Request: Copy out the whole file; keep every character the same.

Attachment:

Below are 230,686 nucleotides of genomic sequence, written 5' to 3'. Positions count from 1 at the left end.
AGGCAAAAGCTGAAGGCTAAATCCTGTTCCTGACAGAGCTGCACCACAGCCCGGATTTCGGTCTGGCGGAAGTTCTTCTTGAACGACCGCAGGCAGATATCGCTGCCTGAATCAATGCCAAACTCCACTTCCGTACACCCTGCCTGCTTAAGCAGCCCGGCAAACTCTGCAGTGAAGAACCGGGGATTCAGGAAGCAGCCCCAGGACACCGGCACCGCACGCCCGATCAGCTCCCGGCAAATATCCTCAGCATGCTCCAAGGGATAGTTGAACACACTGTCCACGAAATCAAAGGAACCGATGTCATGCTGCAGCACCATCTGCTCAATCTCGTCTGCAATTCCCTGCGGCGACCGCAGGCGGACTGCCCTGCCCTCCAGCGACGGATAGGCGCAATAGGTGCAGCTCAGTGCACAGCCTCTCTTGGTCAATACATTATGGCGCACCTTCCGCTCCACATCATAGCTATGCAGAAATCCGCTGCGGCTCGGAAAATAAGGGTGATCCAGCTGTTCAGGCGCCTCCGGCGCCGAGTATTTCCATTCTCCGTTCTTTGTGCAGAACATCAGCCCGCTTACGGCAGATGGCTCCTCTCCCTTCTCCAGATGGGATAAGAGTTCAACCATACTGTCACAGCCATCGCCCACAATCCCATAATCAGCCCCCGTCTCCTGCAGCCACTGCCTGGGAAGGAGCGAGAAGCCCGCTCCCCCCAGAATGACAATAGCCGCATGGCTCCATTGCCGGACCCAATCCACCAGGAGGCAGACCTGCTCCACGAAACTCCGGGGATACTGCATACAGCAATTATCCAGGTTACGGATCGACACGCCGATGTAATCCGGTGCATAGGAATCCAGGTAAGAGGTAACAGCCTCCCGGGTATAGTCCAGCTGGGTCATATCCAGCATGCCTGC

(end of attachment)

Below are 230,686 nucleotides of genomic sequence, written 5' to 3'. Positions count from 1 at the left end.
AGGCAAAAGCTGAAGGCTAAATCCTGTTCCTGACAGAGCTGCACCACAGCCCGGATTTCGGTCTGGCGGAAGTTCTTCTTGAACGACCGCAGGCAGATATCGCTGCCTGAATCAATGCCAAACTCCACTTCCGTACACCCTGCCTGCTTAAGCAGCCCGGCAAACTCTGCAGTGAAGAACCGGGGATTCAGGAAGCAGCCCCAGGACACCGGCACCGCACGCCCGATCAGCTCCCGGCAAATATCCTCAGCATGCTCCAAGGGATAGTTGAACACACTGTCCACGAAATCAAAGGAACCGATGTCATGCTGCAGCACCATCTGCTCAATCTCGTCTGCAATTCCCTGCGGCGACCGCAGGCGGACTGCCCTGCCCTCCAGCGACGGATAGGCGCAATAGGTGCAGCTCAGTGCACAGCCTCTCTTGGTCAATACATTATGGCGCACCTTCCGCTCCACATCATAGCTATGCAGAAATCCGCTGCGGCTCGGAAAATAAGGGTGATCCAGCTGTTCAGGCGCCTCCGGCGCCGAGTATTTCCATTCTCCGTTCTTTGTGCAGAACATCAGCCCGCTTACGGCAGATGGCTCCTCTCCCTTCTCCAGATGGGATAAGAGTTCAACCATACTGTCACAGCCATCGCCCACAATCCCATAATCAGCCCCCGTCTCCTGCAGCCACTGCCTGGGAAGGAGCGAGAAGCCCGCTCCCCCCAGAATGACAATAGCCGCATGGCTCCATTGCCGGACCCAATCCACCAGGAGGCAGACCTGCTCCACGAAACTCCGGGGATACTGCATACAGCAATTATCCAGGTTACGGATCGACACGCCGATGTAATCCGGTGCATAGGAATCCAGGTAAGAGGTAACAGCCTCCCGGGTATAGTCCAGCTGGGTCATATCCAGCATGCCTGC